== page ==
13 best books for dog owners and their four-legged friends

13 best books for dog owners and their four-legged friends

In Reading Lists by Molly Hurford

13 best books for dog owners and their four-legged friends

Calling all dog lovers — bring out the best in your four-legged friend (and yourself) with these books about dog training, behavior, bonding, and more. Whether you’re a first-time puppy owner or a seasoned pet parent, these 13 best books on dog ownership offer invaluable tools and insights on successful canine-human relationships.

Transform mayhem into manners with Train Your Dog Like a Pro by Jean Donaldson, understand what’s going on behind those soulful eyes with The Dog's Mind by Bruce Fogle, or explore the power of rescuing dogs in Good Girl by Elaine Castillo.

Dogs may be (hu)man’s best friend, but these books perfect for dog owners are a close second.

1. Lucky Dog Lessons by Brandon McMillan 

If you want results fast, start with this book by McMillan, a celebrity dog trainer who’s the Emmy-winning star of the CBS show Lucky Dog. He breaks down dog training into seven common commands — sit, stay, down, come, off, heel, and no — and helps even the toughest cases become model pups. Best of all, McMillan insists you can do it all in just a week. 

Lucky Dog Lessons also includes plenty of real-life experiences and big challenges, which makes for a fun and engaging read.

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2. The Dog’s Mind by Bruce Fogle 

If you’re struggling to housebreak your pup or keep them from stealing your stuff, you’re probably on the hunt for helpful books for first-time puppy owners in particular. The Dog's Mind offers a strong foundation for training techniques. 

This book helps you better understand why your dog is acting the way they are — from explaining how dogs function under stress to how they relate to you as their owner. While it won’t change your dog’s behavior, it can change how you interpret their behavior, and that alone can lead to a major positive shift.


3. Train Your Dog Like a Pro by Jean Donaldson 

Donaldson’s training academy has been called the “Harvard for dog trainers and behavioral counselors.” Here, she shares her pro-level secrets to dog training. Her book is packed with effective, easy to understand tips for dogs of all ages, including some for teaching an old dog new tricks.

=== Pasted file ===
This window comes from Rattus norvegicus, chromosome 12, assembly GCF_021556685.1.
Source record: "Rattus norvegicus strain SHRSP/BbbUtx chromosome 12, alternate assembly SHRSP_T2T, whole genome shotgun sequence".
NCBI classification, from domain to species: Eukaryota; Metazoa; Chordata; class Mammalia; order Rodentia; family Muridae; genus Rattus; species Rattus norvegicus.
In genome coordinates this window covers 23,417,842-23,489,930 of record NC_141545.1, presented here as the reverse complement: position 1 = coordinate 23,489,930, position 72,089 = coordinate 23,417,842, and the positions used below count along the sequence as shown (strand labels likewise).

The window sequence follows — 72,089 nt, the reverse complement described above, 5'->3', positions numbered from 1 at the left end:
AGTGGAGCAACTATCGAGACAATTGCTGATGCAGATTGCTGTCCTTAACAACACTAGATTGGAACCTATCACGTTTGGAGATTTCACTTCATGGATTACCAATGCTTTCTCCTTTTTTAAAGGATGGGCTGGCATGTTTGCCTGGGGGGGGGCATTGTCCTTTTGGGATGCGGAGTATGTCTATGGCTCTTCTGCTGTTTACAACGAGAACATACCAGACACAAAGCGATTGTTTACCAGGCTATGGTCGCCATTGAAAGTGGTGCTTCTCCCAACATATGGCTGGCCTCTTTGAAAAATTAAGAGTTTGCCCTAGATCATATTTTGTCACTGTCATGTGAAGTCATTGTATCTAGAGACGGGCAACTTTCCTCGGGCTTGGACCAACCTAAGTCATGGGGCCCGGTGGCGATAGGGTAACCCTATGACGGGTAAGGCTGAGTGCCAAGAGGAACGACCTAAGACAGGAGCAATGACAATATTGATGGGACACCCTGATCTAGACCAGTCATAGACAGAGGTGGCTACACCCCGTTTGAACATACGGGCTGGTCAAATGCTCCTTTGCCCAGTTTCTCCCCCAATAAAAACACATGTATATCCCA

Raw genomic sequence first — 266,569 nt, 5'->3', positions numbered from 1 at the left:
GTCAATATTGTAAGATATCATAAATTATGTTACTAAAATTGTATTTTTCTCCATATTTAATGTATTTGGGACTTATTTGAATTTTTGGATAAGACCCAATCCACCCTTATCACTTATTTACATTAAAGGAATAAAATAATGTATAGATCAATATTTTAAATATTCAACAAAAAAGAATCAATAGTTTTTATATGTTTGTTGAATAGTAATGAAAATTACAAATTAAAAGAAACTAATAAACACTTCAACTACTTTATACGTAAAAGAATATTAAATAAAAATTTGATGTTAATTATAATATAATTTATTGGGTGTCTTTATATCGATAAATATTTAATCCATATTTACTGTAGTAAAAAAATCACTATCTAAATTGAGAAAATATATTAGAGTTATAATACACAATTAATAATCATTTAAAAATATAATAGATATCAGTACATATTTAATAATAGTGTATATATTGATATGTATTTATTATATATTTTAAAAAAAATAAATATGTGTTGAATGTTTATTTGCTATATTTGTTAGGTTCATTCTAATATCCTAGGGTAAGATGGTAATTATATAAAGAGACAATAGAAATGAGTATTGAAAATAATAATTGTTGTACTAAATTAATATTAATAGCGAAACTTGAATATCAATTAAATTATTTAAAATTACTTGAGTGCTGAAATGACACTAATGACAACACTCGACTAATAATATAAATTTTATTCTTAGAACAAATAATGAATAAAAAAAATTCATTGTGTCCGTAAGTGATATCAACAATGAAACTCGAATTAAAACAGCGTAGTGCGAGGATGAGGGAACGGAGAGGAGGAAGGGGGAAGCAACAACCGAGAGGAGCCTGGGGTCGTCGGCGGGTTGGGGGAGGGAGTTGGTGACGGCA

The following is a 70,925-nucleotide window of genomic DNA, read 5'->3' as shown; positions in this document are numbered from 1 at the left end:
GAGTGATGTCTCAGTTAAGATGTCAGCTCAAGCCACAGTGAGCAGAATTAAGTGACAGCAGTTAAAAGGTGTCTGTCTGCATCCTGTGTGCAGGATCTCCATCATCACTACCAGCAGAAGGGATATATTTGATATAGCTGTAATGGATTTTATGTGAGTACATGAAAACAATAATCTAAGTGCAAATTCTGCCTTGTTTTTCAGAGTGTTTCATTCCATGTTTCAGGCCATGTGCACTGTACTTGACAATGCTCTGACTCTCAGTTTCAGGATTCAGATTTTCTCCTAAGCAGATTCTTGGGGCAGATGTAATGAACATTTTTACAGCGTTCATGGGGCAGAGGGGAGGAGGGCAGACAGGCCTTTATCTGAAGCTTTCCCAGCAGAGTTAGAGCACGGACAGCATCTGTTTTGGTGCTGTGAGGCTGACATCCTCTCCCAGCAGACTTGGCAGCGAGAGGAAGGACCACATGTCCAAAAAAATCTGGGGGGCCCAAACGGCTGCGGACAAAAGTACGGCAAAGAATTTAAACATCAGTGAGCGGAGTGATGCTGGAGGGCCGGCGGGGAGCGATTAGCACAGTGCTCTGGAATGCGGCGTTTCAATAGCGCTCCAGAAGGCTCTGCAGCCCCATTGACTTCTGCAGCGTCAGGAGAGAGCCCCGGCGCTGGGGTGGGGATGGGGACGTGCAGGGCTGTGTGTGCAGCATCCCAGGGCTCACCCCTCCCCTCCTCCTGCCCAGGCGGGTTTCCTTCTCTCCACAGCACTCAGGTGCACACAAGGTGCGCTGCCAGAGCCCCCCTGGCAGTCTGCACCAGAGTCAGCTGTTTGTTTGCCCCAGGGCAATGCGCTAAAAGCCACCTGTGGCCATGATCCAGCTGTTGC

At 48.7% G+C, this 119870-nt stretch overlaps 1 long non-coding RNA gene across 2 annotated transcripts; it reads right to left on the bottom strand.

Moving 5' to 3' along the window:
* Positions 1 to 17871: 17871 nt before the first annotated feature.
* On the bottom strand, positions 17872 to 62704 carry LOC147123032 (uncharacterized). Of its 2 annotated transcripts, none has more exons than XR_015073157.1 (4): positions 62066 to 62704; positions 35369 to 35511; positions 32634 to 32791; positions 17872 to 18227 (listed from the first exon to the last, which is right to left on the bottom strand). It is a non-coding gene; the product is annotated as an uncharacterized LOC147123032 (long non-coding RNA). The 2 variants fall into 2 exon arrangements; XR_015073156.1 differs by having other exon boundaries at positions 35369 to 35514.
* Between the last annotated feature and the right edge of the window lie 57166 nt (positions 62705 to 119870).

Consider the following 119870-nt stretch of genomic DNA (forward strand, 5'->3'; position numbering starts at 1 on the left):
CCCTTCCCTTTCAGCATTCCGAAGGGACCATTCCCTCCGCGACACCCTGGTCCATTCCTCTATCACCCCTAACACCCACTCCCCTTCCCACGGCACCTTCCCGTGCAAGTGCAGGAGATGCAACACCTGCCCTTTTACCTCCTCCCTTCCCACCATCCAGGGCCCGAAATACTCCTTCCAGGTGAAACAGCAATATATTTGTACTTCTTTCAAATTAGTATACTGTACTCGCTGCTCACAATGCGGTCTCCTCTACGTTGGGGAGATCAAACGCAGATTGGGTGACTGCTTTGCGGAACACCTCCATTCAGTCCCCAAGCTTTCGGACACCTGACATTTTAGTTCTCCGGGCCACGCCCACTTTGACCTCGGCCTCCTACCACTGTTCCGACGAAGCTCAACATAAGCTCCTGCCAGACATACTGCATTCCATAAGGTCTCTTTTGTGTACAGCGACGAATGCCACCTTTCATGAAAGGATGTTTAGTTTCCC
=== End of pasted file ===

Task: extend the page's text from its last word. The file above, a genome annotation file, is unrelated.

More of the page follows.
Because Donaldson is also the bestselling author of The Culture Clash, she respects and appreciates that your dog is a valuable member of the family.


4. Dog Training by Patricia M. Carter 

Want a dog training overview without committing to a tome? Carter’s book is an excellent starting point, covering the basics of house training, socialization, simple (but powerful) commands, and some tips on how to integrate training into daily life. If you’re feeling overwhelmed, Dog Training is here to help.

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5. The Other End of the Leash by Patricia B. McConnell

As pet owners, we often focus on understanding and shaping our dogs’ behaviors, but applied animal behaviorist McConnell (For the Love of a Dog) takes a different approach in The Other End of the Leash. This book analyzes human behavior, exploring how our dogs interpret the way we act and how even the smallest adjustments can make all the difference during training.

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6. Bones Would Rain from the Sky by Suzanne Clothier

What if training was less about giving commands and expecting obedience, and more about building an unbreakable bond with your dog? 

Clothier, a dog trainer and animal lover, offers a relationship-focused guide to training — making it one of the best books for new dog owners. Filled with endearing anecdotes from her own life and her clients’ experiences, Clothier’s book makes the training process fulfilling and joyful instead of tiresome and stressful.

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7. Good Girl by by Elaine Castillo

Award-winning novelist and essayist Castillo details her life spent rescuing and training dogs, a story that reveals just as much about modern society and culture as it does our relationship with humankind’s first domesticated animal.